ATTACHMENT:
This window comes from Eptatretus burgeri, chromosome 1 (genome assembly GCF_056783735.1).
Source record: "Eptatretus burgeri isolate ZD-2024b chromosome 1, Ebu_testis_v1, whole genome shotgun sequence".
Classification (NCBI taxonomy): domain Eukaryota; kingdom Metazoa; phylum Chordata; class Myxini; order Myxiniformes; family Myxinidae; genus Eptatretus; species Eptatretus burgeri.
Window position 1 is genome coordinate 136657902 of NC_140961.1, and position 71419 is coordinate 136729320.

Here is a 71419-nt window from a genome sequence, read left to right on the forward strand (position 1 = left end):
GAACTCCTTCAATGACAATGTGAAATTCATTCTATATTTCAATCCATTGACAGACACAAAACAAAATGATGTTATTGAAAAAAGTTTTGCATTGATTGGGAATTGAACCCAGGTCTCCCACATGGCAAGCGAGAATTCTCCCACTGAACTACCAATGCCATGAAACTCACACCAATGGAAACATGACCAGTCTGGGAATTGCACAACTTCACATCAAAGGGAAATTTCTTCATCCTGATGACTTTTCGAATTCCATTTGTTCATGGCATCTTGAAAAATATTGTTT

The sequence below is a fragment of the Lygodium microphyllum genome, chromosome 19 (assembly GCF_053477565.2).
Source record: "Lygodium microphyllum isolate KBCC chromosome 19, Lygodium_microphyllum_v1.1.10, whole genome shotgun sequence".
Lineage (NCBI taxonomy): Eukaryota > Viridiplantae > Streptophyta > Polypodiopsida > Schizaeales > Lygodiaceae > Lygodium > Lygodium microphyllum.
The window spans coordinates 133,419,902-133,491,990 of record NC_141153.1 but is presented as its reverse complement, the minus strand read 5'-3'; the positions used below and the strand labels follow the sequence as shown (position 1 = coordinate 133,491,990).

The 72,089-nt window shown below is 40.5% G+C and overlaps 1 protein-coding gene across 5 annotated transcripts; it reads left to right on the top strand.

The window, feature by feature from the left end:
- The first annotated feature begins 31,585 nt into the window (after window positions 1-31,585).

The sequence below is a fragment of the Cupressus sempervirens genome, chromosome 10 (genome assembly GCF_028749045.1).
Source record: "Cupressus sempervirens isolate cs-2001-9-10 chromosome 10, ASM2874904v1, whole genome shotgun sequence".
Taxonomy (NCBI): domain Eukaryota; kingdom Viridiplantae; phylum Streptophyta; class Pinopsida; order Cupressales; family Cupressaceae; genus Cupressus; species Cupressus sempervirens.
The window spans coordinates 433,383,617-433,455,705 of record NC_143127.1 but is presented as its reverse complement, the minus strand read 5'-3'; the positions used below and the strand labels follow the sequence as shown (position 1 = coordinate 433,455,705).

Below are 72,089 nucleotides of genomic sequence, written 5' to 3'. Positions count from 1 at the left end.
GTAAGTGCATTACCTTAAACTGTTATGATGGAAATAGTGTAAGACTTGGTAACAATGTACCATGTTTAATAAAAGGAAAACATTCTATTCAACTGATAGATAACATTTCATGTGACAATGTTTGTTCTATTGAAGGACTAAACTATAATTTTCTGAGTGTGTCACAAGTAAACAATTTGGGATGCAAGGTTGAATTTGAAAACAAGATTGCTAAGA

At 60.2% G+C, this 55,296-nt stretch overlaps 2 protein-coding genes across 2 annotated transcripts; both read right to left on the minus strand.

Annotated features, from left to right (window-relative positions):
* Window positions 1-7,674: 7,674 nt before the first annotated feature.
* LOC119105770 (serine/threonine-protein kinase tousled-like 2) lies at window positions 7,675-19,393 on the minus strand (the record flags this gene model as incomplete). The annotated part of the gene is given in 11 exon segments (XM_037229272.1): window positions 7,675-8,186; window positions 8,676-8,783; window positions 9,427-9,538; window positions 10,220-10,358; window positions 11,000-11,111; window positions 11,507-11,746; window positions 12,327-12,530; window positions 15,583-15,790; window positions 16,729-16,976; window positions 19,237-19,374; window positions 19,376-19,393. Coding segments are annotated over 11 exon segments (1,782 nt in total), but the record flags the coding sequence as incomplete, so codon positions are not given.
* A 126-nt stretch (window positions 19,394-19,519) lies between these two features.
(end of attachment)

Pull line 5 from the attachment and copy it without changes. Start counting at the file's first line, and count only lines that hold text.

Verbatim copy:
Here is a 71419-nt window from a genome sequence, read left to right on the forward strand (position 1 = left end):